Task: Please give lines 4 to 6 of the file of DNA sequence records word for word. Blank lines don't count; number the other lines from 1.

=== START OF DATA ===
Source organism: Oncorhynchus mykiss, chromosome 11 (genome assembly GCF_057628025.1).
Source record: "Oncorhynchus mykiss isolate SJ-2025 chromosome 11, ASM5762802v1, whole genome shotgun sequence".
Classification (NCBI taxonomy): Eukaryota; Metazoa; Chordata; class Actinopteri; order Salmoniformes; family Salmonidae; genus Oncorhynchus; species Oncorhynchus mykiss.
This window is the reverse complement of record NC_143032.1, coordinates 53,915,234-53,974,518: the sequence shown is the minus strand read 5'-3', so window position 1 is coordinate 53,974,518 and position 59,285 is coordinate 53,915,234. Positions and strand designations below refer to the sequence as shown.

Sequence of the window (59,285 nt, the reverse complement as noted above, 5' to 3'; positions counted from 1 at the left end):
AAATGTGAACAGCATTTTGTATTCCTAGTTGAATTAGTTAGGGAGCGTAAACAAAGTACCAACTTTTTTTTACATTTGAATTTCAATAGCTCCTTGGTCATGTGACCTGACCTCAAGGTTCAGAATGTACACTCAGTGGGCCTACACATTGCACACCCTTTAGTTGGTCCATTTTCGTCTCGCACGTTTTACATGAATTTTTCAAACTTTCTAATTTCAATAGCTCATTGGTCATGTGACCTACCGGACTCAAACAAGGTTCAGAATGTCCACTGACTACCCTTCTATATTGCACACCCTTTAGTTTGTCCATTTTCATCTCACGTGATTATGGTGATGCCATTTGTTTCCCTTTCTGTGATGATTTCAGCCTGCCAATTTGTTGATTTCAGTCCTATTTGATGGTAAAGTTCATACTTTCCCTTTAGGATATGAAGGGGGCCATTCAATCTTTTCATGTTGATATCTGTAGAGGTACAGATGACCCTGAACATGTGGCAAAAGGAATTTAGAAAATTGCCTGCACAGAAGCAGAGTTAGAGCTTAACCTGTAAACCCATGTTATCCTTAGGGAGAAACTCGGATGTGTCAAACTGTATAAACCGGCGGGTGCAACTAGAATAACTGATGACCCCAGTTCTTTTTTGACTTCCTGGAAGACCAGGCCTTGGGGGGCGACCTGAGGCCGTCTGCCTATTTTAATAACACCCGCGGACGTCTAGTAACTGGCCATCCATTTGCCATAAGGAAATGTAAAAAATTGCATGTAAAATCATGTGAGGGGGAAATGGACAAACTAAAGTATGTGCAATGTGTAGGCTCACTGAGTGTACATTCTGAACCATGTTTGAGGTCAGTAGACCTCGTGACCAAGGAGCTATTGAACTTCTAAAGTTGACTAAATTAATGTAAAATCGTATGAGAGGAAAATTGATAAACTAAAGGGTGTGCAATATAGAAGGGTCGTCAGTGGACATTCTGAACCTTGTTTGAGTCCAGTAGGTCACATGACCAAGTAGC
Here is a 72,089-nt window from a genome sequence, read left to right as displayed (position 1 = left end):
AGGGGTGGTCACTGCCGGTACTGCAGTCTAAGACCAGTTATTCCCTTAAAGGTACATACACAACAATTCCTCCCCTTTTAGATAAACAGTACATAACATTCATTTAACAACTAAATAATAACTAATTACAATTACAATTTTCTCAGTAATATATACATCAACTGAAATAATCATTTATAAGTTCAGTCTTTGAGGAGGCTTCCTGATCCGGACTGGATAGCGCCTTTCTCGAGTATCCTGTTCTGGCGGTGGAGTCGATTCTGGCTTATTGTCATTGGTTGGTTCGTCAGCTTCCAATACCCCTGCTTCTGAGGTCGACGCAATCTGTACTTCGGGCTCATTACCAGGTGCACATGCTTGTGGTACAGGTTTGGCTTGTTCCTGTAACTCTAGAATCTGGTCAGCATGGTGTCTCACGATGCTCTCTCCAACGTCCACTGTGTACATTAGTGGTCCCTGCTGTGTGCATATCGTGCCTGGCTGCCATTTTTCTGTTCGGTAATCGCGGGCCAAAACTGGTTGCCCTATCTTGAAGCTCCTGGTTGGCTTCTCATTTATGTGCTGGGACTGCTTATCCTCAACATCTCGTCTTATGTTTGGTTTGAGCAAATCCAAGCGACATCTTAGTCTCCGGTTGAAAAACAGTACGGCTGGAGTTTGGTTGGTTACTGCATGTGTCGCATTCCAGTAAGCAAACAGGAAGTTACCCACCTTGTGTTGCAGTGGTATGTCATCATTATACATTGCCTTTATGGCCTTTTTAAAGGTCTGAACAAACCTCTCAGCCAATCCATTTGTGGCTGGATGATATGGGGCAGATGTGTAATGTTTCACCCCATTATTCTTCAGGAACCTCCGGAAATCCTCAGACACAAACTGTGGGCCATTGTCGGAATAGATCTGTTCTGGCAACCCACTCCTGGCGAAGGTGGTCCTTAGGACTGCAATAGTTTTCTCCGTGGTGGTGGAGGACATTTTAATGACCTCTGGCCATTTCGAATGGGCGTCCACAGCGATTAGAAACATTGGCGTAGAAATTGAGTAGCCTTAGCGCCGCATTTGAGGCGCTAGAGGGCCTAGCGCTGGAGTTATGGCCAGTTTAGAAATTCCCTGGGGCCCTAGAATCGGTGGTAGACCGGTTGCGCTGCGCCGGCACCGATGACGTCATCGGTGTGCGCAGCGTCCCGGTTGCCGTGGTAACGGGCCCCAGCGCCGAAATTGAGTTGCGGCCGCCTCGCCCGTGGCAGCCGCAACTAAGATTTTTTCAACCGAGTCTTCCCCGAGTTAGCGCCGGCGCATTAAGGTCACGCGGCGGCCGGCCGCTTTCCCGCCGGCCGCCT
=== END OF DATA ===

This window is the reverse complement of record NC_143032.1, coordinates 53,915,234-53,974,518: the sequence shown is the minus strand read 5'-3', so window position 1 is coordinate 53,974,518 and position 59,285 is coordinate 53,915,234. Positions and strand designations below refer to the sequence as shown.

Sequence of the window (59,285 nt, the reverse complement as noted above, 5' to 3'; positions counted from 1 at the left end):
AAATGTGAACAGCATTTTGTATTCCTAGTTGAATTAGTTAGGGAGCGTAAACAAAGTACCAACTTTTTTTTACATTTGAATTTCAATAGCTCCTTGGTCATGTGACCTGACCTCAAGGTTCAGAATGTACACTCAGTGGGCCTACACATTGCACACCCTTTAGTTGGTCCATTTTCGTCTCGCACGTTTTACATGAATTTTTCAAACTTTCTAATTTCAATAGCTCATTGGTCATGTGACCTACCGGACTCAAACAAGGTTCAGAATGTCCACTGACTACCCTTCTATATTGCACACCCTTTAGTTTGTCCATTTTCATCTCACGTGATTATGGTGATGCCATTTGTTTCCCTTTCTGTGATGATTTCAGCCTGCCAATTTGTTGATTTCAGTCCTATTTGATGGTAAAGTTCATACTTTCCCTTTAGGATATGAAGGGGGCCATTCAATCTTTTCATGTTGATATCTGTAGAGGTACAGATGACCCTGAACATGTGGCAAAAGGAATTTAGAAAATTGCCTGCACAGAAGCAGAGTTAGAGCTTAACCTGTAAACCCATGTTATCCTTAGGGAGAAACTCGGATGTGTCAAACTGTATAAACCGGCGGGTGCAACTAGAATAACTGATGACCCCAGTTCTTTTTTGACTTCCTGGAAGACCAGGCCTTGGGGGGCGACCTGAGGCCGTCTGCCTATTTTAATAACACCCGCGGACGTCTAGTAACTGGCCATCCATTTGCCATAAGGAAATGTAAAAAATTGCATGTAAAATCATGTGAGGGGGAAATGGACAAACTAAAGTATGTGCAATGTGTAGGCTCACTGAGTGTACATTCTGAACCATGTTTGAGGTCAGTAGACCTCGTGACCAAGGAGCTATTGAACTTCTAAAGTTGACTAAATTAATGTAAAATCGTATGAGAGGAAAATTGATAAACTAAAGGGTGTGCAATATAGAAGGGTCGTCAGTGGACATTCTGAACCTTGTTTGAGTCCAGTAGGTCACATGACCAAGTAGC